Friday, February 20, 2015

IoT Is Not Mobile on the Wall

I’ve started listening to a16z podcasts during some meals. I recommend them if you're interested in the future of technology. About a month ago I listened to this fascinating conversation between Benedict Evans, Preethi Kasireddy, and Zal Bilmoria, though I'm just getting around to writing about it now (better late than never). Post-CES, they try to tackle the question of, where is this Internet of Things we keep hearing about? Is there an Internet of Things, or is it just “things connected to the Internet”?

Around 1:49 Benedict Evans makes the most compelling argument: our grandparents could have told us how many electric motors they owned: one in the car, one in the fridge, and one in the vacuum cleaner; and now motors are so common that the side mirror of your car probably has a dozen. But no one goes out and buys electric motors; they buy a microwave, a blender, a coffee machine, etc. – devices that solve a problem that just happen have an electric motor as part of the solution. So it is with the IoT: other than early adopters. it will enter our lives slowly, as we buy device that solve our problems by adding a bit more intelligence to existing devices, a bit at a time.

The analogy makes sense, but it has one fatal flaw: the functionality of electric motors is self-contained (with the exception of transportation, but we are discussing household devices here), whereas connected devices are not self-contained by definition.

Friday, January 9, 2015

Your Email Newsletter Is Not Spam, It's Just Information Overload

If you're like me you might have noticed that it's become really common for people to say something like "We hate spam too" when asking you to sign up for their mailing list. The problem isn't spam though. It's just information overload, plain and simple. I want to read Medium's suggested posts, and Twitter's relevant tweets. I'm really interested in the new feature your startup just rolled out, and I want to get your event updates, because you have some really cool speakers. But I just. Can't. Keep. Up. So you'll forgive me when I don't subscribe. It's not because I think your emails are spam. It's just because I need a diet.

Thursday, January 8, 2015

Why Innovation In Payments Is So Rare

I think a lot about payments, even though I haven't worked in the sector for over five years. I just think it's mind-blowingly cool that this abstract concept we call money manages to work, everywhere around the world, in mutually recognizable forms, not with perfect interoperability but damn near close to it on a local level, with universal understanding that it is simultaneously a medium to measure value (a price); a medium to transact (making a purchase); and at a minimally higher level of financial literacy, a value store (an account).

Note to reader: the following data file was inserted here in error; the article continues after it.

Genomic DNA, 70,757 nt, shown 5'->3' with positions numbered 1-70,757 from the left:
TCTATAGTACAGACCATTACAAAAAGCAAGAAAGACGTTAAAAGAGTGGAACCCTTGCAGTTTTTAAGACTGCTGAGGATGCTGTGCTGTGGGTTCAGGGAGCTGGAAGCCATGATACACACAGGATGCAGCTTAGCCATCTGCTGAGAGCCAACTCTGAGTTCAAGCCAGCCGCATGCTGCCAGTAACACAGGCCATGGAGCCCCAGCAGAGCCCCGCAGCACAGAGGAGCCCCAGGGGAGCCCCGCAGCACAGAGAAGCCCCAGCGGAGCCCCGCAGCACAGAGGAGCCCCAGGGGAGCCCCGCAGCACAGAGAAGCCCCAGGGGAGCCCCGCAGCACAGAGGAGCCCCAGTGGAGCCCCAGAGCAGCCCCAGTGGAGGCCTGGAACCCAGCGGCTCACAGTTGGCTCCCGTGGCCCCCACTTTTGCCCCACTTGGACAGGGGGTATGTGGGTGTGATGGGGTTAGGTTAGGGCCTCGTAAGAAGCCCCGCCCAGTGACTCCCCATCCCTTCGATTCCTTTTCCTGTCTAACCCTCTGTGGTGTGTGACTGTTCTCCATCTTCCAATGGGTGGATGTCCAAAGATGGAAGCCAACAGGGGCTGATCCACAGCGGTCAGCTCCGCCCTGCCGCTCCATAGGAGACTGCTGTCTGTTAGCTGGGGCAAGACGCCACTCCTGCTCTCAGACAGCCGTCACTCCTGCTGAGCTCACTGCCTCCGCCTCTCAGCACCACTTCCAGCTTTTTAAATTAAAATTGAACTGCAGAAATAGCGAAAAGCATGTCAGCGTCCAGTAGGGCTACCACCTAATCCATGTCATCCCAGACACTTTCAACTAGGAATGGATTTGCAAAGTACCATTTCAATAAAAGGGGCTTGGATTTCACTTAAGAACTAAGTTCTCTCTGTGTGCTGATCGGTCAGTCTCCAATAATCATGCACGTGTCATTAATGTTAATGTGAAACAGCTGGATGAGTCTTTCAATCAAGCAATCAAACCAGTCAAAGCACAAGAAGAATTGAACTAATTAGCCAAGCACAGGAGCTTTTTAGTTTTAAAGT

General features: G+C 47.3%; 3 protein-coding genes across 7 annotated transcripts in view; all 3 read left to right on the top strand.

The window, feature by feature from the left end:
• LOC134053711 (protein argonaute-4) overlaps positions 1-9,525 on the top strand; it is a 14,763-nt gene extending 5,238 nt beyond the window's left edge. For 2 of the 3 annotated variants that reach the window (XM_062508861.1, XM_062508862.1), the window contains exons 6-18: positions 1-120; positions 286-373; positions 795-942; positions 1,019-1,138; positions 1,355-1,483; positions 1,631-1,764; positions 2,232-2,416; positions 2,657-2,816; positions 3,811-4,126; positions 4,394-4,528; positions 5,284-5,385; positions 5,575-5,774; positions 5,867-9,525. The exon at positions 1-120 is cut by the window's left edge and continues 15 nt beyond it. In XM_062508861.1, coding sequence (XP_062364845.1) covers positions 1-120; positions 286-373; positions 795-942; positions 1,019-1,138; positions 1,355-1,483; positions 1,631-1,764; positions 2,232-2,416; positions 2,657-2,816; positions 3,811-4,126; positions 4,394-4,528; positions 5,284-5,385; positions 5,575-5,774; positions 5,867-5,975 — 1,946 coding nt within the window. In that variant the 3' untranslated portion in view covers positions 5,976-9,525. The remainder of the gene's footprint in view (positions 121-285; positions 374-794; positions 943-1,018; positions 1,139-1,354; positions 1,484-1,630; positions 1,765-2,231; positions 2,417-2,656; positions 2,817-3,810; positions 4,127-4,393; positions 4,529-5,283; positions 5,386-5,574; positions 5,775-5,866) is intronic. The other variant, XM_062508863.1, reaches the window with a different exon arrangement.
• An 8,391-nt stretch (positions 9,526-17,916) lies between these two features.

Yet as cool as a concept as money is, retail payments in the US haven't changed all that much since the advent of credit cards. Your options are basically check, card, or cash. I was reading an interview this morning that StrictlyVC did with Todd Chaffee of Institutional Venture Partners, that goes a long way towards explaining why.

Monday, December 22, 2014

Lyft vs Uber in a Broader Cultural Context

About a week ago I wrote about how the United States was reindustrializing, and how a personal connection to the production of goods, or a personality in the case of services, was a key component of the new offerings. Today Mashable wrote an article called "Why Lyft is trimming its pink mustache" that speaks to this topic in the context of the Lyft vs Uber, David vs Goliath battle.

Thursday, December 18, 2014

I Read the NY Times Offline. It Sucked. Here Are Eight Reasons Why

A while ago, a migraine forced me to read the NY Times in its print edition, something I haven't done in years. It was such an awful user experience. Here are the reasons why:

Wednesday, December 17, 2014

Not to Defend the North Koreans, But ...

Did it occur to anyone that making a movie about assassinating the leader of another country, in peacetime no less, might be in really bad taste? Not even a historical leader, like Hitler, but an actual, living, sitting leader.

I don't find it offensive; I wouldn't advocate for Sony to be censored; nor do I condone cyberattacks on Sony or making terrorist threats on movie theaters. It's just that the premise of the movie is in bad taste.

Saturday, December 13, 2014

The Reindustrialization of America

Society is undergoing a process of reindustrialization. Unlike the previous century of industrialization, which produced most of the basic tools and features of our daily lives, the current reindustrialization is less about inventing new categories and more about rethinking how things are done from a new perspective. [1]